Over the past month I’ve had the opportunity to review and negotiate five separate publishing agreements for different clients, each from a different major publisher. Each one has taken some time, and my clients frequently write me wondering and worrying, saying things like, “How is the contract coming along?”
I’m not always sure what they’re actually asking me. I have a feeling what they really mean is, “I’m anxious to get the contract signed so I’ll know this is a done deal. I’m anxious to get paid. I’m worried that as long as this contract isn’t signed, it could go away. I’m worried that I dreamed this whole thing, and until I sign the contract I’m going to keep worrying.”
Authors are right to convey their anxieties to their agent. But in most cases, there’s no reason for any real worry. Sometimes contracts take time, but this doesn’t mean we’re in danger of losing the deal!
Instead, it means your agent is actively involved in trying to get you the fairest contract possible.
In some ways, this is becoming more difficult, because in these days of massive changes in the industry, the publishers are doing their best to make sure their own interests are covered, which frequently means new contractual language we haven’t seen before. This means agents need to carefully consider what each new contract sentence and clause actually means, what its implications are, and whether it’s fair for the author.
As agents, we’re advocating for our clients’ interests; but it’s more than just that one client we’re thinking of.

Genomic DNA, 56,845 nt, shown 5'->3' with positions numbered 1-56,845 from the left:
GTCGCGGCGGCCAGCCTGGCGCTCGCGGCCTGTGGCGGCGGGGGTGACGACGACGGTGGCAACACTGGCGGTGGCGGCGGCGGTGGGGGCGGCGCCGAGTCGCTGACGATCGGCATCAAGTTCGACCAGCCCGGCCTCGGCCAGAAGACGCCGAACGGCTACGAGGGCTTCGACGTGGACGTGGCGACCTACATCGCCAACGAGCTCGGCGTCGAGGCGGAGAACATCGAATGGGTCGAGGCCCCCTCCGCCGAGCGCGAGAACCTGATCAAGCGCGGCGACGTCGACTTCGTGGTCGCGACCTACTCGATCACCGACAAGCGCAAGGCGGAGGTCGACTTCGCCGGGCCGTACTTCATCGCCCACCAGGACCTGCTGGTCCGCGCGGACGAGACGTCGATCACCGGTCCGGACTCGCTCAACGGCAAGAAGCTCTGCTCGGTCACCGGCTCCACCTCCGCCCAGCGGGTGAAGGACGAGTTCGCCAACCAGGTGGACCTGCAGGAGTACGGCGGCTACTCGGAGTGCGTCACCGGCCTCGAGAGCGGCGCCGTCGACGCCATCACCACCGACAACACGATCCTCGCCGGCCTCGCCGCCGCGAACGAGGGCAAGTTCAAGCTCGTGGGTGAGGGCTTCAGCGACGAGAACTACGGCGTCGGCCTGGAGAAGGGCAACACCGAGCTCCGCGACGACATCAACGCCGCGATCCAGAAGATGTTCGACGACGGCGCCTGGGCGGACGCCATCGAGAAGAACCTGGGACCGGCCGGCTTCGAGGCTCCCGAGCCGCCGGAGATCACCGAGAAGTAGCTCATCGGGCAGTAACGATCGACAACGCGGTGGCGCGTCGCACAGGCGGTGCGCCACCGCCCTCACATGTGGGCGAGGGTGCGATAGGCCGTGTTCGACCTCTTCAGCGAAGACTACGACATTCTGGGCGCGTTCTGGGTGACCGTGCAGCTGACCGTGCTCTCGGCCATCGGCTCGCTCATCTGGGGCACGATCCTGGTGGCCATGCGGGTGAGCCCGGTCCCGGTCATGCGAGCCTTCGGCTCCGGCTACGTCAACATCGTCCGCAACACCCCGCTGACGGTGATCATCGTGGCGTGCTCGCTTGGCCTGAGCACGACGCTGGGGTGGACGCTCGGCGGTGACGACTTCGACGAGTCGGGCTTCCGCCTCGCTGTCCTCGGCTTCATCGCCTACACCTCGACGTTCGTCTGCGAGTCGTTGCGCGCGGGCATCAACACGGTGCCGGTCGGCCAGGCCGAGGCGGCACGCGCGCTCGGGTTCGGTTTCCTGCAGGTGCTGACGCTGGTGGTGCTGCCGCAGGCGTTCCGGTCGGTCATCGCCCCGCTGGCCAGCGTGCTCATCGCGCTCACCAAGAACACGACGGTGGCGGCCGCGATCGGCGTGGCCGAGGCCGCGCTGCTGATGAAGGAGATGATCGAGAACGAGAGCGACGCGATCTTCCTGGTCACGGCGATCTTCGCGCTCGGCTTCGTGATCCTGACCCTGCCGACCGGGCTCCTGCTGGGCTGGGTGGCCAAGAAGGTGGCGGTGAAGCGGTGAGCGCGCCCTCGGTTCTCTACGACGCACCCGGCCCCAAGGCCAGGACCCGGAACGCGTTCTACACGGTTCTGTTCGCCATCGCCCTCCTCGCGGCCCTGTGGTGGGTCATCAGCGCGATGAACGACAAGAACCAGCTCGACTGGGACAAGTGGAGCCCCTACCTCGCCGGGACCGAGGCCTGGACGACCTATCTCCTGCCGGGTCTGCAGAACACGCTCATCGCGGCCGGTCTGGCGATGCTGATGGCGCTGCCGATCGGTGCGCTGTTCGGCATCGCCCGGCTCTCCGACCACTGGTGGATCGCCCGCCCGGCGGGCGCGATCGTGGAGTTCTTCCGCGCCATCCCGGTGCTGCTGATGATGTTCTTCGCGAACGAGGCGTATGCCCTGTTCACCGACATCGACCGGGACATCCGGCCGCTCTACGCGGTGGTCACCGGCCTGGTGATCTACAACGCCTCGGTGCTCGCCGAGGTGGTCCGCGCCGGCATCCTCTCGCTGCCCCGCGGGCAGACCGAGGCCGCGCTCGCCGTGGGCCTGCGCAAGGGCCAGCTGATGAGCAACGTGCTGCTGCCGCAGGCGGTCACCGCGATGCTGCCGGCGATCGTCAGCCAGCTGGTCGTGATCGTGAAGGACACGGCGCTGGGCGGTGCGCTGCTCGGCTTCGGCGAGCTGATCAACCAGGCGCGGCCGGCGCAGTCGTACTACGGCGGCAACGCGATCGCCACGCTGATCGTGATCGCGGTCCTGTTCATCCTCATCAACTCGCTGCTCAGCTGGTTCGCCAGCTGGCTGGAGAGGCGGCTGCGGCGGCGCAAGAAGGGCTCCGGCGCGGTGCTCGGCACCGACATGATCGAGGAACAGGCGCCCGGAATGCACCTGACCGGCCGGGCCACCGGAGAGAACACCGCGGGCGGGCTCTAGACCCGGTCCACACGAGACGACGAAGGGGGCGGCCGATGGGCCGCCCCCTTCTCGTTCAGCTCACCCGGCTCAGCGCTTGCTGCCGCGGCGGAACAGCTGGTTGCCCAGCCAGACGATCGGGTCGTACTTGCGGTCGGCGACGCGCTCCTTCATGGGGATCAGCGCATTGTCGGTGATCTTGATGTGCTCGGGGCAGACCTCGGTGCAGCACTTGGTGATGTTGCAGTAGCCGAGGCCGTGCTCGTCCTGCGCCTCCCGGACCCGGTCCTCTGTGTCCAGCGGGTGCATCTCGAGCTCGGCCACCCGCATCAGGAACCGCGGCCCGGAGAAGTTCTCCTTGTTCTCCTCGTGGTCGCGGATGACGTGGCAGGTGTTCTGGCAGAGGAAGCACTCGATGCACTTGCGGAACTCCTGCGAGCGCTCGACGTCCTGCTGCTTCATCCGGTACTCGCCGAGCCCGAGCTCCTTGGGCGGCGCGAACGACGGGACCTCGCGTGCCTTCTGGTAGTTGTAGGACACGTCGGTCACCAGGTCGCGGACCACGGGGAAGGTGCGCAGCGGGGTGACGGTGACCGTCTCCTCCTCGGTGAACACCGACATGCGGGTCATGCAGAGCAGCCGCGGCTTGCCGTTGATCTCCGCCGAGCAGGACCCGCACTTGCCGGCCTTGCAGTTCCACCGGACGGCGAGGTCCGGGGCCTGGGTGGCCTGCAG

We’re always shooting for the win-win between author and publisher; after all, we want to continue selling books to these publishers so we want them to be successful and we want our relationships with them to be positive. We’re also thinking beyond the one client (whose name is on the current contract) to all our other clients who may eventually want to work with this publisher. If we see a contract provision we don’t believe is in the best interest of an author, we don’t want to let it go without discussion because it’s going to come up again in later contracts.
All this to say, there are numerous changes happening with publisher contracts these days. Not that I’m trying to be self-serving, but I believe it’s becoming more necessary than ever to have an agent if you want to publish with the majors. It would be so easy to sign something that you don’t understand and that limits your options in ways you didn’t expect. However, with a good agent, you can get a fair contract and have a positive publishing experience within traditional publishing. Yes, despite the self-publishing advocates, it’s still true!
Do you have any worries about publisher contracts? Have you heard rumors that concern you?
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